Organisation Local TEFL

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M. M. - U.S.A. said:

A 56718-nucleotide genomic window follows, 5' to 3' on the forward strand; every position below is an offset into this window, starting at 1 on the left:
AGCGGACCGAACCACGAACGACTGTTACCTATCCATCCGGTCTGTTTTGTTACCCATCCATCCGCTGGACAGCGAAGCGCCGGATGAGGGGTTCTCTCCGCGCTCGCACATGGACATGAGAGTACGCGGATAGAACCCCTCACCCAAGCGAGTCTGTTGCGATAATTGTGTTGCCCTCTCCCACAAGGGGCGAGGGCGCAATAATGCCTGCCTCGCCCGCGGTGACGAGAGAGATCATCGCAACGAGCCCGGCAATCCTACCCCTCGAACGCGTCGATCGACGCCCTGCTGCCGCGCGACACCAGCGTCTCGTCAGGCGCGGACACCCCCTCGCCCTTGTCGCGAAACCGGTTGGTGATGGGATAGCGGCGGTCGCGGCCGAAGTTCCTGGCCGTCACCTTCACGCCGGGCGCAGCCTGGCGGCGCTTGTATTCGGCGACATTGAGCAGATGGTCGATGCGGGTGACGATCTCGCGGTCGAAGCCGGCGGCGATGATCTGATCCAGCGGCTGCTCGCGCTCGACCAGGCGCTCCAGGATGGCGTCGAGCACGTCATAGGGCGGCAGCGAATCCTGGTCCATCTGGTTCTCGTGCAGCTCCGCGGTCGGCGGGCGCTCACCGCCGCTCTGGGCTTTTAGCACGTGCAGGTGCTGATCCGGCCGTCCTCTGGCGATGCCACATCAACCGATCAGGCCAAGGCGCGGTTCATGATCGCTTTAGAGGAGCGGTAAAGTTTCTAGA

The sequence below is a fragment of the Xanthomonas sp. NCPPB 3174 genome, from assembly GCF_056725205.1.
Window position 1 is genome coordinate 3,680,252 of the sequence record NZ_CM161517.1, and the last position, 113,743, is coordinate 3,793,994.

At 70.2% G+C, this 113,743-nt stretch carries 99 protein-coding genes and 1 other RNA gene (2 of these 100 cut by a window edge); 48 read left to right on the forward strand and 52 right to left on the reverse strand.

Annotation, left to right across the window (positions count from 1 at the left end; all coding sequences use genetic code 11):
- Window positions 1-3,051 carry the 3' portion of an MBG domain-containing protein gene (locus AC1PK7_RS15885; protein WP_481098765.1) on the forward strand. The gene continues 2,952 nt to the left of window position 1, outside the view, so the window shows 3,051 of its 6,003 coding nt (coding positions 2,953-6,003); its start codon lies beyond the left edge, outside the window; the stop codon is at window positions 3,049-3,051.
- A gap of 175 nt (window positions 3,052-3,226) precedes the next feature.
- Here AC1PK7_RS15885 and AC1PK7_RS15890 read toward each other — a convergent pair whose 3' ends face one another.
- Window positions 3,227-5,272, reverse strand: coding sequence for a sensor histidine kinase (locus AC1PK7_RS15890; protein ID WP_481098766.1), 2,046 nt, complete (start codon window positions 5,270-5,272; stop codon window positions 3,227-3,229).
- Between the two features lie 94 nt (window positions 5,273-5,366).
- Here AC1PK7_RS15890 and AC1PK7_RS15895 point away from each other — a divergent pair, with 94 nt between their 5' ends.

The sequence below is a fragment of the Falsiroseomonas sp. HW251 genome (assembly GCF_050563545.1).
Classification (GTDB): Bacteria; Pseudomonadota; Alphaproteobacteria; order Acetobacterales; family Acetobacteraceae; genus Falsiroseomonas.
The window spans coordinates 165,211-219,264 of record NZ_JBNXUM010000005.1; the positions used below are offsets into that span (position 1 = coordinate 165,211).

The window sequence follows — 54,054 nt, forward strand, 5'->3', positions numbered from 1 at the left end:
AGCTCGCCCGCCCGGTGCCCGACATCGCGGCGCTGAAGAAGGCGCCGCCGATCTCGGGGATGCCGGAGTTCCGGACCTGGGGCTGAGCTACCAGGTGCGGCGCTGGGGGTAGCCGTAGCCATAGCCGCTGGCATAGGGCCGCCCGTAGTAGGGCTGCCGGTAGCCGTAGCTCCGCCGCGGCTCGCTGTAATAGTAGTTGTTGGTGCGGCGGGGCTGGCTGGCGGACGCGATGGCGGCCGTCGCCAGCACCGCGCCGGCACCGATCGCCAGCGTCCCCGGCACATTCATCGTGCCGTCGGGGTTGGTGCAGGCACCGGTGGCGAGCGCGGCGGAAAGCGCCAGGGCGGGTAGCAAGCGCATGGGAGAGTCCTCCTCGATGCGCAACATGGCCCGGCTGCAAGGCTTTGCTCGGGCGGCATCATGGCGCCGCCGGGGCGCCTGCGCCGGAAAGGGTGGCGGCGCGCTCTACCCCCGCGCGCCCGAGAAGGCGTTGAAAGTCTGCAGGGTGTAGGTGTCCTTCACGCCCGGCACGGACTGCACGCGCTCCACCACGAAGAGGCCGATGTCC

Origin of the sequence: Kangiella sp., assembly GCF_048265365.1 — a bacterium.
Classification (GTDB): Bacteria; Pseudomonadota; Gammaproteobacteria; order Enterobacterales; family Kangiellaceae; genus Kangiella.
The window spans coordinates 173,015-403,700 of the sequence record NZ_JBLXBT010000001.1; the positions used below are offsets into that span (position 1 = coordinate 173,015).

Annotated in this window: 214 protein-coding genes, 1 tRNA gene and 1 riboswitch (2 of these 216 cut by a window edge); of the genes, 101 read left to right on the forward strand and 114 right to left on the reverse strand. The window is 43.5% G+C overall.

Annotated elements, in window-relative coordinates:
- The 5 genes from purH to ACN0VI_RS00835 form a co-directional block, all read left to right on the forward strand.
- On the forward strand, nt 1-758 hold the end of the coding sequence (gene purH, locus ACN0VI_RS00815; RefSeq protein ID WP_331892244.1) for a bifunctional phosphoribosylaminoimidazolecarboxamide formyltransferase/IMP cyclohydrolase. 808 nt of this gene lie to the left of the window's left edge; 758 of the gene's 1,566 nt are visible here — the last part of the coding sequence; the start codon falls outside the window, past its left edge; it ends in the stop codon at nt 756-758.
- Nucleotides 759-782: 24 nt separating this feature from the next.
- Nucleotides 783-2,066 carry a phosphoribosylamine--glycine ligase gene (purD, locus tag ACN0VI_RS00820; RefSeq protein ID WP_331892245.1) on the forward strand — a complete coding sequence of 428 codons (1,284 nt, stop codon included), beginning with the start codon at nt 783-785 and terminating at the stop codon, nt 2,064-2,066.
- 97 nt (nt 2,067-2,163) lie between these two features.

Teaching 1-on-1 vs groupsWhen people go to school to become a teacher, they are likely studying to be a elementary school teacher, a high school teacher, or maybe even a university professor. On the contrary, not many people go to school thinking, "I want to teach people one-on-one for a living!" However, in the world of Teaching english as a Foreign Language (TEFL), one-on-one teaching is becoming very common and big business. According to, up to forty percent of TEFL teaching is done one-to-one. That means there is a huge need for teachers who need to not only know how to teach, but how to teach to one person at a time. This paper researches the differences between teaching one-to-one, as opposed to groups, and it all boils down to two main areas: customization of course and group dynamics. Here is an easy question. Is it easier to customize a course for one student, or for twenty students? The answer is obvious. A one-to-one teacher has an opportunity to have his curriculum specifically customized to the needs and wants of the student (ITTT Unit 19, p. 4). Even if you have twenty kids in the same grade, and hypothetically the same birthday, their language levels will all vary. With one student, the teacher only has to focus on what his one student's abilities are. The one-to-one teacher can develop a closer relationship with the student, and as the class progresses, adapt quickly, whereas it may take a while to change a curriculum in a group setting because more people are learning. According to Ellen Fanning, Stevenson Professor of Molecular Biology and Chair of the Department of Molecular Biology and Vanderbilt University, one-to-one teaching is the only way to teach. "I think that the one-on-one teaching is where the most teaching and learning takes place, and that the one-to-many sort of teaching is – I don’t know if this is too strong – a necessary evil to compact an enormous amount of information into bite-sized modules that will give a large number of people a starting point" (Vanderbilt Center for Teaching Newsletter, Spring 2001). Not only can you customize easier to the ability level of the one-to-one student, but also his preferences. According to, it is "easier to choose materials for the students because you know what they like." However, states that one-to-one students will likely have higher expectations of the class, and if they don't feel like they are performing and blame the teacher, an encounter is likely. It can be both good and bad Group dynamics are also quite different when it comes to one-to-one teaching and teaching in groups. When a teacher has a large group, he can do many activities, break students up into pairs, into small groups, or split the class up between boys and girls. You can have twenty kids, but also have twenty different ways to have class. A teacher loses those opportunities when he is teaching to just one student (ITTT Unit 19, p. 4). Any time there is a "group activity", the partner of the one-on-one student can only be the teacher. In regards to tiredness, it will all depend on the teacher. Some teachers are drained by big groups and energized working with individuals, and vice versa. Michael Aurbach, Associate Professor of Fine Arts at Vanderbilt, may prefer to teach larger classes. When working with students one-to-one, "You have to listen to everything they say and read between the lines, and that will suck the energy right out of you in a hurry" (Vanderbilt Center for Teaching Newsletter, Spring 2001). However, another professor at Vanderbilt, Catherine Fuchs, believes that students take less risks when in larger groups, caring in large part to what their peers are thinking of them. Group and one-to-one teaching all of their own distinct advantages and disadvantages, and this can be seen through an analysis of customization of course and group dynamics. There is no right or wrong group to teach. However, when teaching english, the language is always the same, regardless of the amount of people in the room. As long as teachers strive to do the best they can the students will be happy, no matter if it is 1 or 100.